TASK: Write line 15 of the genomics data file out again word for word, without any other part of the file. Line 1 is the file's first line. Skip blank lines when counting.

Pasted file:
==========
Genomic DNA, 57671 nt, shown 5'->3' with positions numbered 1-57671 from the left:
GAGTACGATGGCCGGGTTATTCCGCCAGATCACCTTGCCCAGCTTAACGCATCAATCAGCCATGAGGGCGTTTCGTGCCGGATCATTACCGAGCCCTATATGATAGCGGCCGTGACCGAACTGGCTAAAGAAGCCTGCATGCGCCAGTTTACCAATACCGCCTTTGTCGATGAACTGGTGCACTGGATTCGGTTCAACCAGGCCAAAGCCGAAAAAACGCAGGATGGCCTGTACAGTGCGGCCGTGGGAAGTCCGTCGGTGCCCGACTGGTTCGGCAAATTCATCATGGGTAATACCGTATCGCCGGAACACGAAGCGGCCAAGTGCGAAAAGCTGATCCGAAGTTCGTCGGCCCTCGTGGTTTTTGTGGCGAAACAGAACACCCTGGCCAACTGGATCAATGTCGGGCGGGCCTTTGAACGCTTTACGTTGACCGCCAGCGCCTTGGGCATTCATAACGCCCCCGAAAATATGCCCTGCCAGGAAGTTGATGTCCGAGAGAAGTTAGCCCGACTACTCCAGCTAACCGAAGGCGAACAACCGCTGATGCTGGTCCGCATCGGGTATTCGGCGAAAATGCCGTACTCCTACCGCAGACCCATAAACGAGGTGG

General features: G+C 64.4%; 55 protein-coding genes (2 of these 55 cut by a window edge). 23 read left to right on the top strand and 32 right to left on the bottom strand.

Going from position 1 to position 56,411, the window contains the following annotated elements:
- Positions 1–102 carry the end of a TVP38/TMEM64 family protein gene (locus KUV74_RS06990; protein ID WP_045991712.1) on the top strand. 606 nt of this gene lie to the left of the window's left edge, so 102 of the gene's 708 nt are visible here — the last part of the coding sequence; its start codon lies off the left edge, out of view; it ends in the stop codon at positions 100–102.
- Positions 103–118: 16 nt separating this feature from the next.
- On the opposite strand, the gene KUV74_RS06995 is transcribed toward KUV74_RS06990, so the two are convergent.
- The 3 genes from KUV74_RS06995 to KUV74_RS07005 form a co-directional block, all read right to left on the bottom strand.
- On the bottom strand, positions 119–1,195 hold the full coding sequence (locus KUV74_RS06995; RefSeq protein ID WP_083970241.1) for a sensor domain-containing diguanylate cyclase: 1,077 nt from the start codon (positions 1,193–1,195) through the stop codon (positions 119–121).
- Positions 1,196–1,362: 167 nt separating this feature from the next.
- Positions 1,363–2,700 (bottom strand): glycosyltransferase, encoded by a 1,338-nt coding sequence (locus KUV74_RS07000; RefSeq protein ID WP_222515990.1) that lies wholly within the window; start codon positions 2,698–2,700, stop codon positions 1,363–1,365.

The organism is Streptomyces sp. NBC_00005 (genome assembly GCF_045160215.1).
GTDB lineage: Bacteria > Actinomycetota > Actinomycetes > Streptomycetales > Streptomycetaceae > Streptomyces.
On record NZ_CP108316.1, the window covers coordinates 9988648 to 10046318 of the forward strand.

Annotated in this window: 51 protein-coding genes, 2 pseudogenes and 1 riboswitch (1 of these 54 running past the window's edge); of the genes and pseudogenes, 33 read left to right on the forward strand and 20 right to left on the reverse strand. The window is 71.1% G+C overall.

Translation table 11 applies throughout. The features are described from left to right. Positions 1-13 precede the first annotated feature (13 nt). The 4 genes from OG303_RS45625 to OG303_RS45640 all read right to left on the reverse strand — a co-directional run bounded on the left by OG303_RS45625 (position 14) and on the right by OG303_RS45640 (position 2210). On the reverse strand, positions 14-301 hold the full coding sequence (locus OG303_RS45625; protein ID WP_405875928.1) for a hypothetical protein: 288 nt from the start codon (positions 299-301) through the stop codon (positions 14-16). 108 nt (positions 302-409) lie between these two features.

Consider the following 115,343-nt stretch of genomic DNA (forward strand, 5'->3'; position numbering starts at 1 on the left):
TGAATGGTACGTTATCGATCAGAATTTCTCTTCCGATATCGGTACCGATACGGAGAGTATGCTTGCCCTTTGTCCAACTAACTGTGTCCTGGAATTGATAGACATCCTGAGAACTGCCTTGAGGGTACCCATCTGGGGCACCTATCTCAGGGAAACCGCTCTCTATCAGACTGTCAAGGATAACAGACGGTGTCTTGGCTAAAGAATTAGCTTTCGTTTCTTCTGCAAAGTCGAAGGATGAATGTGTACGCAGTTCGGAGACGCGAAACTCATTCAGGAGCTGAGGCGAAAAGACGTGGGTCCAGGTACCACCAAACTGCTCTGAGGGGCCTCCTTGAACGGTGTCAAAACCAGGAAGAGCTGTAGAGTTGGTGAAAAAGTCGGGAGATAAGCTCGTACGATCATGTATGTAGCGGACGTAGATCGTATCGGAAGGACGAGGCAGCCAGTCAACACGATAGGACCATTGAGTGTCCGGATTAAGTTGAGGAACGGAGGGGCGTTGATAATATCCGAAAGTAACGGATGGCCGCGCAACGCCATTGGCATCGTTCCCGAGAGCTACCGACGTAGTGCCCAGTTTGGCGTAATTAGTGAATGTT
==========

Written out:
Annotated in this window: 51 protein-coding genes, 2 pseudogenes and 1 riboswitch (1 of these 54 running past the window's edge); of the genes and pseudogenes, 33 read left to right on the forward strand and 20 right to left on the reverse strand. The window is 71.1% G+C overall.